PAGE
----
• testing and reinforcing participant comprehension
  • providing feedback on how consent materials could be improved
  • improving patient recruitment process and reducing dropout rates
  • enabling process efficiencies

These benefits are all the more significant when moving at the speed in which design research often occurs. The opportunity to enable process efficiencies by removing administrative friction alone make it an attractive proposition. For us here at Consent Kit, the most exciting thing is the role of digital consent in shaping relationships with participants while building trust through transparency and autonomy.

If you put yourself in the shoes of the people you’re learning from, being faced with a legal document asking for complicated permissions over several pages will either be a) too daunting and put them off or b) too long to read so they skip through and blindly agree to it. Which hardly feels like you’re informing them.

So, there’s a balance. Whatever you specify has to be legally compliant, but it can also be brief and easy to understand. I particularly like the recommendations outlined by the UK’s Government Digital Service (GDS) around informed consent.

In addition to what is required under GDPR, the GDS recommends also including the following information:

  • what will happen during the research
  • how you will use the results of the research, and who you’ll share them with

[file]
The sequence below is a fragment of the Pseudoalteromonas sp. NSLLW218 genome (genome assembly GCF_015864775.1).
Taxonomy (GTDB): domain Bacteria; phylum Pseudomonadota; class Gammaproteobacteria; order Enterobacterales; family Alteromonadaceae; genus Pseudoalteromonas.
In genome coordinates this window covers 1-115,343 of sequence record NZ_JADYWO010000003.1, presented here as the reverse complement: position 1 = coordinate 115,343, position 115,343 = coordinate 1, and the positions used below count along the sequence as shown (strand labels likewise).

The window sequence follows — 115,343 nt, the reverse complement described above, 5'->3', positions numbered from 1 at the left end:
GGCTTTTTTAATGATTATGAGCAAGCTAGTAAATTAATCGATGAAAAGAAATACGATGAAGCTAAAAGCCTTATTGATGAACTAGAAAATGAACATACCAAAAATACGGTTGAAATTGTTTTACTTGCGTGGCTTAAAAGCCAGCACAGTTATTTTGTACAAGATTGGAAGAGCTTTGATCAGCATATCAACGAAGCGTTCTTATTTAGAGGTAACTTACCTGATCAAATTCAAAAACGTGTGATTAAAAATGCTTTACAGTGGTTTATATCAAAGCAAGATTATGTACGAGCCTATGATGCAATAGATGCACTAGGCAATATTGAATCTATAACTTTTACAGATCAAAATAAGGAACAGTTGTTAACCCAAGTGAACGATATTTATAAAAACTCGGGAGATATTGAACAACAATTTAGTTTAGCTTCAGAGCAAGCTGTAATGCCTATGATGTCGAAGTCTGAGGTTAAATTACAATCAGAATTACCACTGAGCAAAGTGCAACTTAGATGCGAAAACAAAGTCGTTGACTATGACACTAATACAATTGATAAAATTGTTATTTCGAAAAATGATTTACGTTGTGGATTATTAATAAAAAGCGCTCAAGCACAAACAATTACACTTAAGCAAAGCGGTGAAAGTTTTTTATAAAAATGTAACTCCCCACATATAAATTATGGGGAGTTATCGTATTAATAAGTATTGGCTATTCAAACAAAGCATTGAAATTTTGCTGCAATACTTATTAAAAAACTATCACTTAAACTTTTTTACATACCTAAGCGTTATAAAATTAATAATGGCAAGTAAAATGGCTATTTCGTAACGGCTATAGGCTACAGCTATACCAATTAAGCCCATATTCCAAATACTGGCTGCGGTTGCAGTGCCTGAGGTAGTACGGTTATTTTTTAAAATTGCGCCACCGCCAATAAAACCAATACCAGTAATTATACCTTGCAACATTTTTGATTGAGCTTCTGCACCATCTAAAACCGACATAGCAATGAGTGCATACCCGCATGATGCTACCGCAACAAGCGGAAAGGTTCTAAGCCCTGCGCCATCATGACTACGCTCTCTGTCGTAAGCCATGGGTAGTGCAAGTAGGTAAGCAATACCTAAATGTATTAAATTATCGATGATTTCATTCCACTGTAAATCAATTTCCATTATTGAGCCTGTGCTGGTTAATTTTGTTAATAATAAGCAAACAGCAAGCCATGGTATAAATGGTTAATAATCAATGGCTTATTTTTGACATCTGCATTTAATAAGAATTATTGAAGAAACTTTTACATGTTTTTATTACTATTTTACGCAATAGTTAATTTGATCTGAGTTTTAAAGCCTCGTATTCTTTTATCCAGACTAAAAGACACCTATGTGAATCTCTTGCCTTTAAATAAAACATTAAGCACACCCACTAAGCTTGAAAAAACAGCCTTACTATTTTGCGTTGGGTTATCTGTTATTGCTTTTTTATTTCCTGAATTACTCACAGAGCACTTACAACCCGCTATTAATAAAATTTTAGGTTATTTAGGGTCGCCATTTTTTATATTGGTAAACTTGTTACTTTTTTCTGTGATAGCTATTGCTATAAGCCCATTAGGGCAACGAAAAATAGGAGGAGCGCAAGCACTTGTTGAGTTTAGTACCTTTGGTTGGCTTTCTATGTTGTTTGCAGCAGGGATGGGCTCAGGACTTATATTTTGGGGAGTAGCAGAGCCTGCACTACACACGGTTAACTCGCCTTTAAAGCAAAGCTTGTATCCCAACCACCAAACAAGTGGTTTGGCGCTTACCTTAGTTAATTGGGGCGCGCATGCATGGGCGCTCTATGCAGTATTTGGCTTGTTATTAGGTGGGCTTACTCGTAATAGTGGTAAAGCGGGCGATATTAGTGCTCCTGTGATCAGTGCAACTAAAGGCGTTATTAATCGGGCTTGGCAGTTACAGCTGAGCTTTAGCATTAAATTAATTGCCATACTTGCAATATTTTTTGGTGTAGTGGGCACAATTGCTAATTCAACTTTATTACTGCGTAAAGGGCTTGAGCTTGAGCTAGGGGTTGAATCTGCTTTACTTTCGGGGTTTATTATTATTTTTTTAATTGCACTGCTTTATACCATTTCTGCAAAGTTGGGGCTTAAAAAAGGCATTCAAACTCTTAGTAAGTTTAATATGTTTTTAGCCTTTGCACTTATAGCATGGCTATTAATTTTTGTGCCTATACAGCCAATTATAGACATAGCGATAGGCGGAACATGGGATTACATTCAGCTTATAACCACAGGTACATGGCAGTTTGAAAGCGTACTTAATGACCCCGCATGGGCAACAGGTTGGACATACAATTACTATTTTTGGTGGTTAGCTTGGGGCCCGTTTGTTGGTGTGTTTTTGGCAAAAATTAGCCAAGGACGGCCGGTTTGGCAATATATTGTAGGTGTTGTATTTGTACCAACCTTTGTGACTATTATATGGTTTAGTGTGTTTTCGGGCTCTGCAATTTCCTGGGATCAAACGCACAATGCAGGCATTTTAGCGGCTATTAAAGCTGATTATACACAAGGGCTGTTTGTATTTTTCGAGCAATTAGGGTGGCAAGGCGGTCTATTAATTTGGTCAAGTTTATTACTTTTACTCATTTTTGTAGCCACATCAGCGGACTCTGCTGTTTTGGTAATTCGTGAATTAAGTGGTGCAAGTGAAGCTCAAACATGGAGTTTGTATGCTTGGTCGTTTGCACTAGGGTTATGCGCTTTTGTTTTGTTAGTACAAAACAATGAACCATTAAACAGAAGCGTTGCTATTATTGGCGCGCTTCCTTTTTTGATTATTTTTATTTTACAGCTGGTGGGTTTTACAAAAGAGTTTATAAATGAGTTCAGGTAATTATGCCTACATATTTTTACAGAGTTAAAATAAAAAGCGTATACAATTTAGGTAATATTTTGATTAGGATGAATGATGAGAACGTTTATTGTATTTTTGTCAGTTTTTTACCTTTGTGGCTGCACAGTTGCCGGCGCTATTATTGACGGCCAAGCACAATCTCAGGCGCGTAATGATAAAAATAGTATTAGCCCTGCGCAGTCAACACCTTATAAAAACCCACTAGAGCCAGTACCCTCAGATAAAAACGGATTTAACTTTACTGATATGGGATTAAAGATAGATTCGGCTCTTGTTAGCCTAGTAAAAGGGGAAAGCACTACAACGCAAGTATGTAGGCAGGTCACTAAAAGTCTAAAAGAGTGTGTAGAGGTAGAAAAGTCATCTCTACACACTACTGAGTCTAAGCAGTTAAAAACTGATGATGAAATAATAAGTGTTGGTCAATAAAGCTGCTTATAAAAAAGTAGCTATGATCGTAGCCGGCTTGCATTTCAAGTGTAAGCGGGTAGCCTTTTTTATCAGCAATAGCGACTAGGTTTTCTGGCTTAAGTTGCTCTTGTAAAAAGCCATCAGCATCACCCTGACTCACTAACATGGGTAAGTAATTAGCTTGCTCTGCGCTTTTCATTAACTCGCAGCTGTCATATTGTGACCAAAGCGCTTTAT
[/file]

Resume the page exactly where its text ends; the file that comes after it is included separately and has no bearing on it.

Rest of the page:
• how long their data will be kept

These additions feel like they reassure the user, not only about what will happen on the day (they probably won’t know what “user research” is and might be nervous about it) but also what will happen beyond the session to what they have contributed.

One of the benefits of Consent Kit is that we send a reminder to you as the researcher to delete the data within the agreed time period - but also give you the option to send a notification to the participant telling them exactly what and when you deleted it.

We’ve found that this small gesture of closure towards participants at the end of your project is appreciated - contributing towards greater trust with your brand or organisation over time.

Conclusions

There are lots of different variables which govern how you might write a consent document. Beyond the context of the specific project you’re working on, the tone of voice and issues presented by internal processes for you or your client will affect how you word it specifically.

Hopefully this has been useful in giving you some confidence around what is and isn’t good practice or legally compliant when asking participants.

Sign up to our Early Access program to use our consent document templates and find out more about Consent Kit and how you can take advantage of the benefits of managing your consent process electronically.

Phil Hesketh

Phil Hesketh

Founder / Design & Research

As a service designer and user researcher, Phil founded Ethics Kit in 2017. Developing tools to enable ethical considerations within design workflows.

After completing an MA at Hyper Island, Phil went on to work with clients such as Co-op Digital, Common Good (now Loved By), UNHCR, and Hiring Hub. With his work informing his research into informed consent, developing it into a tangible product was the logical next step.